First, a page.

In the wake of the 2008-2009 global financial meltdown, whose epicenter was found at the intersection of Wall Street and K Street, many books (Andrew Ross Sorkin’s ‘Too Big To Fail,’ Hank Paulson’s ‘On the Brink,’ etc.) have emerged to describe the macro view of how such events co-mingled to send the financial system spiraling out of control. Now, two new books have surfaced to open the kimono on the inside machinations that gave fuel to the financial meltdown fire.
In “Chasing Goldman Sachs”, author Suzanne McGee uses the ‘chasing’ metaphor to cover a whole range of issues, trends and examples of how investment banking has transmogrified over the past 30 years. Once Wall Street brokerage firms were no longer dependent on stock commissions (after the SEC’s ‘Mayday’ pronouncement of May 1975) firms began looking for ways to replace and increase profits through a variety of non-traditional methods. Everything from the creation of derivatives to voracious competition for business to the emergence into new markets proliferated throughout the 80’s, 90’s and 00’s.
Goldman Sachs was viewed by many as the leading progenitor of these new and advanced ways to make money by, in essence, shuffling or redirected money around and as such were the envy of the Street. (Or as Goldman CEO Lloyd Blankfien admits in the book that Goldman began ‘rationalizing it’s pushing of the ‘risk envelope’ during the credit bubble years.”) The trouble came when less informed players ineluctably began to mimic their techniques but did so with an increasing share of gusto and in a way that would ultimately, in many cases, have them driving so far ahead that they drove off the cliff. As ‘Chasing’ aptly demonstrates, Morgan Stanley, Bear Stearns, Lehman and many others ended up in hot water trying to ape Goldman’s success.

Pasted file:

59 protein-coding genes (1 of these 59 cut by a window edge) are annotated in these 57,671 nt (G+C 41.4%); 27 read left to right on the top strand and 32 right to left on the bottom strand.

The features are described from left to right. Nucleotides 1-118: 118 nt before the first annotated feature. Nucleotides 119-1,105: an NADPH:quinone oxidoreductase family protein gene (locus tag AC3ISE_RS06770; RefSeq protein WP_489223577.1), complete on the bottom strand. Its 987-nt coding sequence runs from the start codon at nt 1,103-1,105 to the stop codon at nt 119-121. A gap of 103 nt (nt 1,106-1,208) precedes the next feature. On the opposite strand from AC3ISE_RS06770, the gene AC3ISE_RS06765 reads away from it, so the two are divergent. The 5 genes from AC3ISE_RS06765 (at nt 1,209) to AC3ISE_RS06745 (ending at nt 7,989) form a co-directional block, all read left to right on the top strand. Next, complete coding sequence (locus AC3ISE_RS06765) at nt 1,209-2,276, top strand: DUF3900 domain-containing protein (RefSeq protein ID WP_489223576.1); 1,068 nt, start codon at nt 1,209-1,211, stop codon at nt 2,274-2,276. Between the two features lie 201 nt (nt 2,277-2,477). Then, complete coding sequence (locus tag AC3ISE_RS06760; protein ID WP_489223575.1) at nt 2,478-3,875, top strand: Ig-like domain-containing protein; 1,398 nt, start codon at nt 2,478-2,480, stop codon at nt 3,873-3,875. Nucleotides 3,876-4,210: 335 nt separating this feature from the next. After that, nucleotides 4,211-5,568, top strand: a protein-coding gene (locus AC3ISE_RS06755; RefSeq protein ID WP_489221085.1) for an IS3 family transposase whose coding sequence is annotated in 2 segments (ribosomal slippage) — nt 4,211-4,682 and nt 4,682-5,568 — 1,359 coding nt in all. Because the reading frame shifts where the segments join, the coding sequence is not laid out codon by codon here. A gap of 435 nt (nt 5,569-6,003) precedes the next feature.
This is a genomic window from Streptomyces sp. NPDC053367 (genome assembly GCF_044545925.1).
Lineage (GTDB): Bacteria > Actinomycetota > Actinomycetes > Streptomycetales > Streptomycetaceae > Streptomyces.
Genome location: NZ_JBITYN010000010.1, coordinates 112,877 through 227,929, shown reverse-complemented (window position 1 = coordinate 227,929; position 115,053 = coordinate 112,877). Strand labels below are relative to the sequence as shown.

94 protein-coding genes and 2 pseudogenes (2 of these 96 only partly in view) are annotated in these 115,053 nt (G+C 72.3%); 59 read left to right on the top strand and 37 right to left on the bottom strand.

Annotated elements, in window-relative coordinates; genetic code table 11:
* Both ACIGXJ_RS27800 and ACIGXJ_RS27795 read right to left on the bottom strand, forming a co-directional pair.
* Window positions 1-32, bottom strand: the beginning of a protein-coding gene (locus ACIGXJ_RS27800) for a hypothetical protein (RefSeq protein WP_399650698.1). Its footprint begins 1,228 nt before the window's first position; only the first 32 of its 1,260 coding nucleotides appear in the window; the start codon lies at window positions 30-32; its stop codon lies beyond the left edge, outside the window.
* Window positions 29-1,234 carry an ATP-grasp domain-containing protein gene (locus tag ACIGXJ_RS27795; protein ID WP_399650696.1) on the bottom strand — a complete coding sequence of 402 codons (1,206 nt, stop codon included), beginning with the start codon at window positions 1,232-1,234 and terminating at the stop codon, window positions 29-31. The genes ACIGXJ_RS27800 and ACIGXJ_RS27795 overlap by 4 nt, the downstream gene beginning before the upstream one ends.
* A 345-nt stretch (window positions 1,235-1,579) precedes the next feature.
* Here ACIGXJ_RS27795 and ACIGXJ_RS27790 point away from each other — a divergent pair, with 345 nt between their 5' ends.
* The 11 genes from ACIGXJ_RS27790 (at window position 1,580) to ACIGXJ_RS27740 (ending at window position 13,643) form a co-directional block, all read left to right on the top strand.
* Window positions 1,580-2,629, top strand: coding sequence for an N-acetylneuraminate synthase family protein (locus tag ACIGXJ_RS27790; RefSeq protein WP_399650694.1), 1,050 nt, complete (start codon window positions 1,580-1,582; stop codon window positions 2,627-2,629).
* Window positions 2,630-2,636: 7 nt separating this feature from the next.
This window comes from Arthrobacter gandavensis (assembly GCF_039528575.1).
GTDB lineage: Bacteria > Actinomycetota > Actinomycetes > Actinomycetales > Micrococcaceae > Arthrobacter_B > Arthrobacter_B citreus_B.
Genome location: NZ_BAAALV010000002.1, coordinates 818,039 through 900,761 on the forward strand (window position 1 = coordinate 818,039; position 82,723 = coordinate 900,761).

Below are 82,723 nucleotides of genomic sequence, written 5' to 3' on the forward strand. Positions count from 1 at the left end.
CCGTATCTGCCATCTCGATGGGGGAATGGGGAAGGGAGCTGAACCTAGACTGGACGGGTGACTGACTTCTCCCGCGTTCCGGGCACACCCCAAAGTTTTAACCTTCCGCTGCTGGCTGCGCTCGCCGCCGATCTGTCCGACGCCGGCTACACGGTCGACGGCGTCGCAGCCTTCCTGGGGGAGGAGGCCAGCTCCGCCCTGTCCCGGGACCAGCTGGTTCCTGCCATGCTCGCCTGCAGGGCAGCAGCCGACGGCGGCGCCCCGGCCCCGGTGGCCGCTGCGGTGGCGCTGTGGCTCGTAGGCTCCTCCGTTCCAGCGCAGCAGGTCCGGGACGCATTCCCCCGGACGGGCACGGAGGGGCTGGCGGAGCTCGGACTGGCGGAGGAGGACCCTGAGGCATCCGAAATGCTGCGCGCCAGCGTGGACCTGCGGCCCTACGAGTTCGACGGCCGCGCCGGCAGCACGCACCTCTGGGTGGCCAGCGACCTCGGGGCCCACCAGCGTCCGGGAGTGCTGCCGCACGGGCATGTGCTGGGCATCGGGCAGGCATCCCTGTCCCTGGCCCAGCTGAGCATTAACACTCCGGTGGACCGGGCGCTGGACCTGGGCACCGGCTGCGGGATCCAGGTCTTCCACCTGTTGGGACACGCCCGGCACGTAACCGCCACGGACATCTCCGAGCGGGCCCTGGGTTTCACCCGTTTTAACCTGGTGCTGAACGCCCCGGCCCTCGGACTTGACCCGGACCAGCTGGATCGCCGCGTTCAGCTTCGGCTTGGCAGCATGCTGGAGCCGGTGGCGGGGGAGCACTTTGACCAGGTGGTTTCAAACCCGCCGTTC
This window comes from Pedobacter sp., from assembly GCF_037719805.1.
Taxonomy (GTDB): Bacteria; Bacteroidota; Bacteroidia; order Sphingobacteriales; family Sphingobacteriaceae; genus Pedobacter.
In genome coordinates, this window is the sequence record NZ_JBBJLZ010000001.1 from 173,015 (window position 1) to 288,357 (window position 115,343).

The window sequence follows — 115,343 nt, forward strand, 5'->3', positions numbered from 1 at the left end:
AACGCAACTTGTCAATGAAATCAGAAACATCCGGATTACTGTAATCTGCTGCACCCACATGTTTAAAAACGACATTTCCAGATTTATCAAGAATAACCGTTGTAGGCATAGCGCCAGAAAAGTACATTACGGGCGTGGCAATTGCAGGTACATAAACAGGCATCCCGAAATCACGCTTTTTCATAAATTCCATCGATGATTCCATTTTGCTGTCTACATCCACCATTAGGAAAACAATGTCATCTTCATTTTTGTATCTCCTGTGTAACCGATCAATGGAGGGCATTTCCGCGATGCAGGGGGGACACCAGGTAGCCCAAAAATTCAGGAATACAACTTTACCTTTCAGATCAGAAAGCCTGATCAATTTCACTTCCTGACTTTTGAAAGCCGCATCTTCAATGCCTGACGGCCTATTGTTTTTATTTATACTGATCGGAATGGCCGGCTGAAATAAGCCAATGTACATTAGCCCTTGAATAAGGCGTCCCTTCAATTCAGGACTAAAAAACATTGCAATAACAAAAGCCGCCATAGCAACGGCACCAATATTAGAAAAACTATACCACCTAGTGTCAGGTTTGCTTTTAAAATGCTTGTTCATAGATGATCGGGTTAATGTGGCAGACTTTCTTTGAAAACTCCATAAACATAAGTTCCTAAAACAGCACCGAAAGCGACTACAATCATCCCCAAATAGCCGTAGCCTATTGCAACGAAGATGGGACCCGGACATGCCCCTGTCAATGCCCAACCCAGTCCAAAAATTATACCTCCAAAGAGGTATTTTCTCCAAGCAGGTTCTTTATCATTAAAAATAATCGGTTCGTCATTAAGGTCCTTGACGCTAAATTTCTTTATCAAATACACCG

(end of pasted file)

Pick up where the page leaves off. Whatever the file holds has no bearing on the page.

In the process, McGee’s rendering basically serves as a history of the entire Wall Street landscape of the last thirty or so years, covering the machinations of these top financial firms and their relationships with investors, the trading exchanges, the IPO market, real estate, the Fed and all the power players that were a part of the story. (Bernanke, the FDIC, the banks, etc. all have a role to play.) As McGee describes, as deals got riskier, “bankers and traders assumed that someone else higher up the food chain was doing the worrying for them.” Unfortunately, as events have borne out, such was not the case.